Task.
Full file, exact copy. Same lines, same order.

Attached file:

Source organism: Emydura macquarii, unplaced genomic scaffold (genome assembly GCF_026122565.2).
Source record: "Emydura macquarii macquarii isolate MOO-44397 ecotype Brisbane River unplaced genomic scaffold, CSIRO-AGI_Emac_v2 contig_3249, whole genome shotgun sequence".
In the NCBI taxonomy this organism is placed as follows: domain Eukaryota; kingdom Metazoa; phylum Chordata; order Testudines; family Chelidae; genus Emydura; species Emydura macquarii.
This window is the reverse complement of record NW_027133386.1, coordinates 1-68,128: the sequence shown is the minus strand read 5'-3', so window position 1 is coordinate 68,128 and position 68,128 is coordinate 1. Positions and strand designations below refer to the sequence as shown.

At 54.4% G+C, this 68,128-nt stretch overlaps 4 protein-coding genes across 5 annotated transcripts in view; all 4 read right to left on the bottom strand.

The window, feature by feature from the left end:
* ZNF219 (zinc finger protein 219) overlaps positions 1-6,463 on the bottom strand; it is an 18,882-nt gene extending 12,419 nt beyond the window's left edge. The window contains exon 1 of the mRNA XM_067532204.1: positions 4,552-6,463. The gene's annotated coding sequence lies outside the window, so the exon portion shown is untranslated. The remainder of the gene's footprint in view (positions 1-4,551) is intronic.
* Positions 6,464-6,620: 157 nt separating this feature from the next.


Source organism: Emydura macquarii, unplaced genomic scaffold (genome assembly GCF_026122565.2).
Source record: "Emydura macquarii macquarii isolate MOO-44397 ecotype Brisbane River unplaced genomic scaffold, CSIRO-AGI_Emac_v2 contig_3249, whole genome shotgun sequence".
In the NCBI taxonomy this organism is placed as follows: domain Eukaryota; kingdom Metazoa; phylum Chordata; order Testudines; family Chelidae; genus Emydura; species Emydura macquarii.
This window is the reverse complement of record NW_027133386.1, coordinates 1-68,128: the sequence shown is the minus strand read 5'-3', so window position 1 is coordinate 68,128 and position 68,128 is coordinate 1. Positions and strand designations below refer to the sequence as shown.

At 54.4% G+C, this 68,128-nt stretch overlaps 4 protein-coding genes across 5 annotated transcripts in view; all 4 read right to left on the bottom strand.

The window, feature by feature from the left end:
* ZNF219 (zinc finger protein 219) overlaps positions 1-6,463 on the bottom strand; it is an 18,882-nt gene extending 12,419 nt beyond the window's left edge. The window contains exon 1 of the mRNA XM_067532204.1: positions 4,552-6,463. The gene's annotated coding sequence lies outside the window, so the exon portion shown is untranslated. The remainder of the gene's footprint in view (positions 1-4,551) is intronic.
* Positions 6,464-6,620: 157 nt separating this feature from the next.